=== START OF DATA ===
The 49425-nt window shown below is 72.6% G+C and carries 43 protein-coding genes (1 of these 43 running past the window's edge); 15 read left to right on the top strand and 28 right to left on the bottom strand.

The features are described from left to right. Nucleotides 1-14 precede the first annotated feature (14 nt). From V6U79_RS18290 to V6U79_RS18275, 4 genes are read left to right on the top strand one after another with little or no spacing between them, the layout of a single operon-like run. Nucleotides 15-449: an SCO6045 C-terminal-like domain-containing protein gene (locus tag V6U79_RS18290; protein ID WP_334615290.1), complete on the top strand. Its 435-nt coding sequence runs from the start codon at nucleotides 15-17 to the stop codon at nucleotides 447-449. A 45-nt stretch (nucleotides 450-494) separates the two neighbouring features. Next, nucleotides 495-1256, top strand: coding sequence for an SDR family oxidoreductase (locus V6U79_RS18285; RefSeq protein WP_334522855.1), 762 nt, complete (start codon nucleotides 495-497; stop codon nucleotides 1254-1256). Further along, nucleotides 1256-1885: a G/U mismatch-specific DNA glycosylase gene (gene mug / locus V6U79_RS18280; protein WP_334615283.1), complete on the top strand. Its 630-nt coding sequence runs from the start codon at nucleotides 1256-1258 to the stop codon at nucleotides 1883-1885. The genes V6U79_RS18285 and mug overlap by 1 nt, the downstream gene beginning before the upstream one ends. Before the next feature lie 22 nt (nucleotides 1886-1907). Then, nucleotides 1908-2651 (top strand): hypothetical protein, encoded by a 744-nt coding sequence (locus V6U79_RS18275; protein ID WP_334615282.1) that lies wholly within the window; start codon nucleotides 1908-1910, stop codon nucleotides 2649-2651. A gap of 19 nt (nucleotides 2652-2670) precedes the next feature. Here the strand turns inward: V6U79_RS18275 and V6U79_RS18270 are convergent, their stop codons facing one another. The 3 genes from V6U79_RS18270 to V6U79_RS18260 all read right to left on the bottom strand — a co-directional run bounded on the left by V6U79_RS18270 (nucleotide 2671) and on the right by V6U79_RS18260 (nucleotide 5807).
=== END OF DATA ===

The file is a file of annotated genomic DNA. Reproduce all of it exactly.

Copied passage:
The 49425-nt window shown below is 72.6% G+C and carries 43 protein-coding genes (1 of these 43 running past the window's edge); 15 read left to right on the top strand and 28 right to left on the bottom strand.

The features are described from left to right. Nucleotides 1-14 precede the first annotated feature (14 nt). From V6U79_RS18290 to V6U79_RS18275, 4 genes are read left to right on the top strand one after another with little or no spacing between them, the layout of a single operon-like run. Nucleotides 15-449: an SCO6045 C-terminal-like domain-containing protein gene (locus tag V6U79_RS18290; protein ID WP_334615290.1), complete on the top strand. Its 435-nt coding sequence runs from the start codon at nucleotides 15-17 to the stop codon at nucleotides 447-449. A 45-nt stretch (nucleotides 450-494) separates the two neighbouring features. Next, nucleotides 495-1256, top strand: coding sequence for an SDR family oxidoreductase (locus V6U79_RS18285; RefSeq protein WP_334522855.1), 762 nt, complete (start codon nucleotides 495-497; stop codon nucleotides 1254-1256). Further along, nucleotides 1256-1885: a G/U mismatch-specific DNA glycosylase gene (gene mug / locus V6U79_RS18280; protein WP_334615283.1), complete on the top strand. Its 630-nt coding sequence runs from the start codon at nucleotides 1256-1258 to the stop codon at nucleotides 1883-1885. The genes V6U79_RS18285 and mug overlap by 1 nt, the downstream gene beginning before the upstream one ends. Before the next feature lie 22 nt (nucleotides 1886-1907). Then, nucleotides 1908-2651 (top strand): hypothetical protein, encoded by a 744-nt coding sequence (locus V6U79_RS18275; protein ID WP_334615282.1) that lies wholly within the window; start codon nucleotides 1908-1910, stop codon nucleotides 2649-2651. A gap of 19 nt (nucleotides 2652-2670) precedes the next feature. Here the strand turns inward: V6U79_RS18275 and V6U79_RS18270 are convergent, their stop codons facing one another. The 3 genes from V6U79_RS18270 to V6U79_RS18260 all read right to left on the bottom strand — a co-directional run bounded on the left by V6U79_RS18270 (nucleotide 2671) and on the right by V6U79_RS18260 (nucleotide 5807).